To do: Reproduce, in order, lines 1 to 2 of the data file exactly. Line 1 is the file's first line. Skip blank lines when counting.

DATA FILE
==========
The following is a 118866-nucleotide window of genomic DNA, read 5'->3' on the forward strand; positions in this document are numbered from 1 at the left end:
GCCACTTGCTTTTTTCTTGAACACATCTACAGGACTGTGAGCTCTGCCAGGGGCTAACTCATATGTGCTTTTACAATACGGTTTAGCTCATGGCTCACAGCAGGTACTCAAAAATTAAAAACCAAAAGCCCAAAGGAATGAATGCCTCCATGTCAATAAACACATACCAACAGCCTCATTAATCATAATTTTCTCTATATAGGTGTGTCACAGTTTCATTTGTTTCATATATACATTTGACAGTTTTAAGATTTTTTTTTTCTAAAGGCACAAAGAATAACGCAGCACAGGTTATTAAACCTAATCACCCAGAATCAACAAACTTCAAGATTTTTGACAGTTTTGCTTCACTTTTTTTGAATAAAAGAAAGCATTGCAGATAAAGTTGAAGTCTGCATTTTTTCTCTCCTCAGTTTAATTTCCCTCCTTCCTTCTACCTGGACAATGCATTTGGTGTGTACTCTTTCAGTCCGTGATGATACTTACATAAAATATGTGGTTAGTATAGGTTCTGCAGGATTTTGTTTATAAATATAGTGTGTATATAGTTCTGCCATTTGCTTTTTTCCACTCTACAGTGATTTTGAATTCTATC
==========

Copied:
The following is a 118866-nucleotide window of genomic DNA, read 5'->3' on the forward strand; positions in this document are numbered from 1 at the left end:
GCCACTTGCTTTTTTCTTGAACACATCTACAGGACTGTGAGCTCTGCCAGGGGCTAACTCATATGTGCTTTTACAATACGGTTTAGCTCATGGCTCACAGCAGGTACTCAAAAATTAAAAACCAAAAGCCCAAAGGAATGAATGCCTCCATGTCAATAAACACATACCAACAGCCTCATTAATCATAATTTTCTCTATATAGGTGTGTCACAGTTTCATTTGTTTCATATATACATTTGACAGTTTTAAGATTTTTTTTTTCTAAAGGCACAAAGAATAACGCAGCACAGGTTATTAAACCTAATCACCCAGAATCAACAAACTTCAAGATTTTTGACAGTTTTGCTTCACTTTTTTTGAATAAAAGAAAGCATTGCAGATAAAGTTGAAGTCTGCATTTTTTCTCTCCTCAGTTTAATTTCCCTCCTTCCTTCTACCTGGACAATGCATTTGGTGTGTACTCTTTCAGTCCGTGATGATACTTACATAAAATATGTGGTTAGTATAGGTTCTGCAGGATTTTGTTTATAAATATAGTGTGTATATAGTTCTGCCATTTGCTTTTTTCCACTCTACAGTGATTTTGAATTCTATC